CRA Leadership Explored – USA  

By Margaret Heffernan

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Too often in a crisis, leaders resort to command-and-control leadership, focusing on rigid goals and rules to sustain the operations of their organizations. Instead, they should look to define the purpose behind their organizations. That shouldn’t be a top-down exercise: In examples from the NHS to private corporations and nonprofits, we can see that the best leaders develop the meaning of their organizations in concert with all those affected by it–employees, customers, patients, neighbors, and leaders.

In a crisis, the possibility of failure feels close. This often drives leaders into command-and-control mode: more-rigid schedules, tighter budgets, exaggerated targets, hyperbolic promises. Military metaphors proliferate. But during a crisis of deep ambiguity and uncertainty, what’s more important than the rhetorical demonstration of certainty is the formulation of a strong, shared sense of meaning. Leaders can’t impose this from above. Their role is to become activists who convene people — employees, suppliers, customers, members of the communities that the company serves — to explore and define that meaning together.

To succeed, in good times or bad, the leader of any organization must be able to answer the question “What are we here for?” In volatile times, focusing on that question is even more urgent, because the organization’s activity often needs to change. Past usefulness can become irrelevant overnight; just ask the owners of today’s travel businesses, movie theaters, and gyms. In this context, business as usual, even on steroids, is an inadequate response. Instead, leaders have to shift their goals from maintaining the status quo to constructing a newly imagined future. It’s hard for leaders to do both at once. “I’m trying not to drown in pragmatism,” one executive of a global advisory firm told me recently.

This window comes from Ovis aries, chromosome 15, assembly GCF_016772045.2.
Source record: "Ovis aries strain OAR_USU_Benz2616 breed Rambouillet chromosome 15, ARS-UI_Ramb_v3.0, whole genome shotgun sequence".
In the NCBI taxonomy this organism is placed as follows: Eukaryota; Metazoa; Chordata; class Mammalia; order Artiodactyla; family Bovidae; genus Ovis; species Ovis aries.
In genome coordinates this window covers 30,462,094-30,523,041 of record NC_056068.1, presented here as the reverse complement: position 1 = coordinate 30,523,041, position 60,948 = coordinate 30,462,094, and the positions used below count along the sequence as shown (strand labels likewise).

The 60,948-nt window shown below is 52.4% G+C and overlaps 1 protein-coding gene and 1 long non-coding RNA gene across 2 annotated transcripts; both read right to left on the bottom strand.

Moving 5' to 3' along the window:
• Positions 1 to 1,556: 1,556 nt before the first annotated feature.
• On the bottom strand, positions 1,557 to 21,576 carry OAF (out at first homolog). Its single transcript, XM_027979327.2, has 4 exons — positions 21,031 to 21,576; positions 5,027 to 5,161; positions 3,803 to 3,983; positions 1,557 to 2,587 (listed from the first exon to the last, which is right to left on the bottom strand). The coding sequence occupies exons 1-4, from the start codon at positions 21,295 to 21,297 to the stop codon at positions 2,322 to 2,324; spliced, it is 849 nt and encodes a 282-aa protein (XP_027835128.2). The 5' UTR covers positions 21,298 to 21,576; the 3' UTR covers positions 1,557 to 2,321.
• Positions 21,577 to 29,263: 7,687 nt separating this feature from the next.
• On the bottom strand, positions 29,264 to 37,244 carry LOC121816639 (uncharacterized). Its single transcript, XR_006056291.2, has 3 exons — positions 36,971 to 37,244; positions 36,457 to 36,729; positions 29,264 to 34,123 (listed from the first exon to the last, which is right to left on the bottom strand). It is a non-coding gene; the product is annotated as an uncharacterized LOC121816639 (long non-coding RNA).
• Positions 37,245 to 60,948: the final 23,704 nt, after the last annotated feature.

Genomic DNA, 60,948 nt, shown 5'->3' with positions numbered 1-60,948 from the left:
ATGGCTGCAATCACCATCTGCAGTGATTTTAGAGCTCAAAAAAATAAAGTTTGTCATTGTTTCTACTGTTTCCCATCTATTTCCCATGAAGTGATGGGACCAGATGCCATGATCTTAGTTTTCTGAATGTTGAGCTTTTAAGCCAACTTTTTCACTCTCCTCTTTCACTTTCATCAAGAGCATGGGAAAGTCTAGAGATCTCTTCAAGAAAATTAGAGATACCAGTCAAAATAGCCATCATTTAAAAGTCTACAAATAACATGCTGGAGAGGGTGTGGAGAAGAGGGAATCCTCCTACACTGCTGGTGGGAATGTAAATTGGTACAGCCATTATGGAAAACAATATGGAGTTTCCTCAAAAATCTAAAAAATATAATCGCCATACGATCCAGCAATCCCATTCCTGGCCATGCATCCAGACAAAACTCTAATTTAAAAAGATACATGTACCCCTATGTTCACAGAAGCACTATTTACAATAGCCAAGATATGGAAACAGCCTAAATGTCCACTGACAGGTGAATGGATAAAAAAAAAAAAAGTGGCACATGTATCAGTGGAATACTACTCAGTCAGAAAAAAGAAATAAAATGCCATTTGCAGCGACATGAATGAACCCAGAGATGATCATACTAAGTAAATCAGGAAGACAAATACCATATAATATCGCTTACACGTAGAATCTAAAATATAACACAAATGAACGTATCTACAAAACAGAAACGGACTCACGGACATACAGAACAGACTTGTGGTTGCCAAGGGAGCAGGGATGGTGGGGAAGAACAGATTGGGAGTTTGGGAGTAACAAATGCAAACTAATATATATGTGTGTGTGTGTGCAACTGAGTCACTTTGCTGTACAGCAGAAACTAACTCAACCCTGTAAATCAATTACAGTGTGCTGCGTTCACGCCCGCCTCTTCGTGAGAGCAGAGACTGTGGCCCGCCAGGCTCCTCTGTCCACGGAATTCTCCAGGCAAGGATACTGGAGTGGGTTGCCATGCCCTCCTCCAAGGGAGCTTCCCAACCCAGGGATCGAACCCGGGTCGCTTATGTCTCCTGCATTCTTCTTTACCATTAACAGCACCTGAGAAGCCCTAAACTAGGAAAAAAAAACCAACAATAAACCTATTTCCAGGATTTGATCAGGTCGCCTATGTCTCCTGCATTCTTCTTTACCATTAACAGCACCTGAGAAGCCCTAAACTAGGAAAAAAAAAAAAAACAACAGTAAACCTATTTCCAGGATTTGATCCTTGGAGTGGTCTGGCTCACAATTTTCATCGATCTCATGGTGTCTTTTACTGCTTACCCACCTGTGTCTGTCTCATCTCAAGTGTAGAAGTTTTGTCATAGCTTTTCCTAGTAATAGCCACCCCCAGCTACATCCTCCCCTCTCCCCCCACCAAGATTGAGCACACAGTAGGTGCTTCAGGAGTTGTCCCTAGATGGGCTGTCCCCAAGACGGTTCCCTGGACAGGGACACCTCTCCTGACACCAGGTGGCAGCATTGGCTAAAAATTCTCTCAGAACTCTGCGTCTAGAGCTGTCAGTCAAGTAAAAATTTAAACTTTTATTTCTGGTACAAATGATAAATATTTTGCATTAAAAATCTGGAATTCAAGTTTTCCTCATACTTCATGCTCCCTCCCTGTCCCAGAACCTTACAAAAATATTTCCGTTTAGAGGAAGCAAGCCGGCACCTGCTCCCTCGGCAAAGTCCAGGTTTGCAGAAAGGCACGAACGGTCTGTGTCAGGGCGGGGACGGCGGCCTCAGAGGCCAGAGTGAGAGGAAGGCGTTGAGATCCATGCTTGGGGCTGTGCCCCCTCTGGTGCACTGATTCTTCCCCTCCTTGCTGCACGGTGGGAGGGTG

Where are leaders to find their sense of purpose? Command-and-control cultures look to the CEO to concoct it, with the danger that it may lack both legitimacy and impact. “We may be in a pandemic, but the one thing we can do is make every customer feel financially secure,” a British banking leader told his team. While they recognized that this goal was well-intentioned, they also knew it was impossible to achieve. The alternative to imposing meaning is to let it emerge.

The UK’s National Health Service tried both of these approaches —engineering meaning and letting it emerge — in different places during the peak of the Covid-19 crisis.

In some regions, individual healthcare CEOs, believing that the emergency demanded their command-and-control leadership, took charge and leapt into their new style with avidity. They ordered people around, tried singlehandedly to design new systems, and put themselves at the center of decision-making. This slowed everything down. Widely dismissed as power grabbers, most of them ended up retreating, humbled by their inability to master the volume and complexity of demands.

But in other regions, those very demands on the service collapsed a vast and intricate healthcare hierarchy into a single organism, which in turn generated levels of collaboration and cooperation across all levels and among other services (ambulance, fire and rescue, social care) with an ease and speed managers had previously only ever dreamt of. No leader imposed a sense of purpose, but everyone knew what it was: To do the right thing for patients, whatever that might require. When managers were no longer “doomed to hit targets but miss the point,” one doctor said, “it was incredible the ease with which we could do the right thing.” The challenge for NHS leaders going forward will be to fight for the freedom and resources needed to preserve that focus.